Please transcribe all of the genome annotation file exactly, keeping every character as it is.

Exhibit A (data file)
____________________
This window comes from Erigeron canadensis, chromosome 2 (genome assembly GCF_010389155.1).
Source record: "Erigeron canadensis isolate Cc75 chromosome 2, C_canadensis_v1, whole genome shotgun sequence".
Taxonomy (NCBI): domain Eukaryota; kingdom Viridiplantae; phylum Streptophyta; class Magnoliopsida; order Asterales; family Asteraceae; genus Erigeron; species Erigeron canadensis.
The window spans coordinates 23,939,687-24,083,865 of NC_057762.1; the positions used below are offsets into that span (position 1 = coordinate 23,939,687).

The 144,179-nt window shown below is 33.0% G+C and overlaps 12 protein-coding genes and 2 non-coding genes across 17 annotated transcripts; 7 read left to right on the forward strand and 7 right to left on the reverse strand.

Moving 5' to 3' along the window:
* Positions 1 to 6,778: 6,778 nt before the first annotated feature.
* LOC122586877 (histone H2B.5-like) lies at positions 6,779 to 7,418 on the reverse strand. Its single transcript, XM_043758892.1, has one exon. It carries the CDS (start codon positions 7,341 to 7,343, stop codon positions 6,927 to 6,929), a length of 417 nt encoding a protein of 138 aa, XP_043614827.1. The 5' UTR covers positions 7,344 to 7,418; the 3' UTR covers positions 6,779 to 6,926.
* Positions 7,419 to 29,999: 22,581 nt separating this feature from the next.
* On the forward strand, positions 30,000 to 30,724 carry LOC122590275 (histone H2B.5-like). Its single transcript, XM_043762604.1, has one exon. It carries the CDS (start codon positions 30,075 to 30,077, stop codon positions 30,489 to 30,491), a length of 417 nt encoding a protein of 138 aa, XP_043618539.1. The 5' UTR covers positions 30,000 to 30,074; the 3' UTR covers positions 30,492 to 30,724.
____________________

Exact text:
This window comes from Erigeron canadensis, chromosome 2 (genome assembly GCF_010389155.1).
Source record: "Erigeron canadensis isolate Cc75 chromosome 2, C_canadensis_v1, whole genome shotgun sequence".
Taxonomy (NCBI): domain Eukaryota; kingdom Viridiplantae; phylum Streptophyta; class Magnoliopsida; order Asterales; family Asteraceae; genus Erigeron; species Erigeron canadensis.
The window spans coordinates 23,939,687-24,083,865 of NC_057762.1; the positions used below are offsets into that span (position 1 = coordinate 23,939,687).

The 144,179-nt window shown below is 33.0% G+C and overlaps 12 protein-coding genes and 2 non-coding genes across 17 annotated transcripts; 7 read left to right on the forward strand and 7 right to left on the reverse strand.

Moving 5' to 3' along the window:
* Positions 1 to 6,778: 6,778 nt before the first annotated feature.
* LOC122586877 (histone H2B.5-like) lies at positions 6,779 to 7,418 on the reverse strand. Its single transcript, XM_043758892.1, has one exon. It carries the CDS (start codon positions 7,341 to 7,343, stop codon positions 6,927 to 6,929), a length of 417 nt encoding a protein of 138 aa, XP_043614827.1. The 5' UTR covers positions 7,344 to 7,418; the 3' UTR covers positions 6,779 to 6,926.
* Positions 7,419 to 29,999: 22,581 nt separating this feature from the next.
* On the forward strand, positions 30,000 to 30,724 carry LOC122590275 (histone H2B.5-like). Its single transcript, XM_043762604.1, has one exon. It carries the CDS (start codon positions 30,075 to 30,077, stop codon positions 30,489 to 30,491), a length of 417 nt encoding a protein of 138 aa, XP_043618539.1. The 5' UTR covers positions 30,000 to 30,074; the 3' UTR covers positions 30,492 to 30,724.